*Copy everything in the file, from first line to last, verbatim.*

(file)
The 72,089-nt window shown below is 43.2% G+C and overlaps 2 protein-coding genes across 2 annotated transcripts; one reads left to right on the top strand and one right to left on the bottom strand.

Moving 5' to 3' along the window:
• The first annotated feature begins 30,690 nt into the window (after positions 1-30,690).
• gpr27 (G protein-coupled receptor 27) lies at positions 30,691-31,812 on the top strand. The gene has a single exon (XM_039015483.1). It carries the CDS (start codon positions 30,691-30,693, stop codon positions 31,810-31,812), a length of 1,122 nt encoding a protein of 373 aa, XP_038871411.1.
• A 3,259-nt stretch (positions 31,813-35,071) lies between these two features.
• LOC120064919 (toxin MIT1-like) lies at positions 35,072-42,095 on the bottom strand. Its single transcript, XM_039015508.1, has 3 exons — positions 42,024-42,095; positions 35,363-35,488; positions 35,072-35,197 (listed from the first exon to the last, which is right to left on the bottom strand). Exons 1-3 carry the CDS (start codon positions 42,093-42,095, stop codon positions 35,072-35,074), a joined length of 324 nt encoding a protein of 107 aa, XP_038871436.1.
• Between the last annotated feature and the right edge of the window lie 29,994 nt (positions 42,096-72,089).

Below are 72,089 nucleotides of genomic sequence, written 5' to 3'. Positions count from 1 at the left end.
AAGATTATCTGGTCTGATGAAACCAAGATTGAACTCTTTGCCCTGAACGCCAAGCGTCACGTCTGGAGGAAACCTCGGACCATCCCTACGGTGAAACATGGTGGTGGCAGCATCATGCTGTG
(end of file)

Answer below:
The 72,089-nt window shown below is 43.2% G+C and overlaps 2 protein-coding genes across 2 annotated transcripts; one reads left to right on the top strand and one right to left on the bottom strand.

Moving 5' to 3' along the window:
• The first annotated feature begins 30,690 nt into the window (after positions 1-30,690).
• gpr27 (G protein-coupled receptor 27) lies at positions 30,691-31,812 on the top strand. The gene has a single exon (XM_039015483.1). It carries the CDS (start codon positions 30,691-30,693, stop codon positions 31,810-31,812), a length of 1,122 nt encoding a protein of 373 aa, XP_038871411.1.
• A 3,259-nt stretch (positions 31,813-35,071) lies between these two features.
• LOC120064919 (toxin MIT1-like) lies at positions 35,072-42,095 on the bottom strand. Its single transcript, XM_039015508.1, has 3 exons — positions 42,024-42,095; positions 35,363-35,488; positions 35,072-35,197 (listed from the first exon to the last, which is right to left on the bottom strand). Exons 1-3 carry the CDS (start codon positions 42,093-42,095, stop codon positions 35,072-35,074), a joined length of 324 nt encoding a protein of 107 aa, XP_038871436.1.
• Between the last annotated feature and the right edge of the window lie 29,994 nt (positions 42,096-72,089).

Below are 72,089 nucleotides of genomic sequence, written 5' to 3'. Positions count from 1 at the left end.
AAGATTATCTGGTCTGATGAAACCAAGATTGAACTCTTTGCCCTGAACGCCAAGCGTCACGTCTGGAGGAAACCTCGGACCATCCCTACGGTGAAACATGGTGGTGGCAGCATCATGCTGTG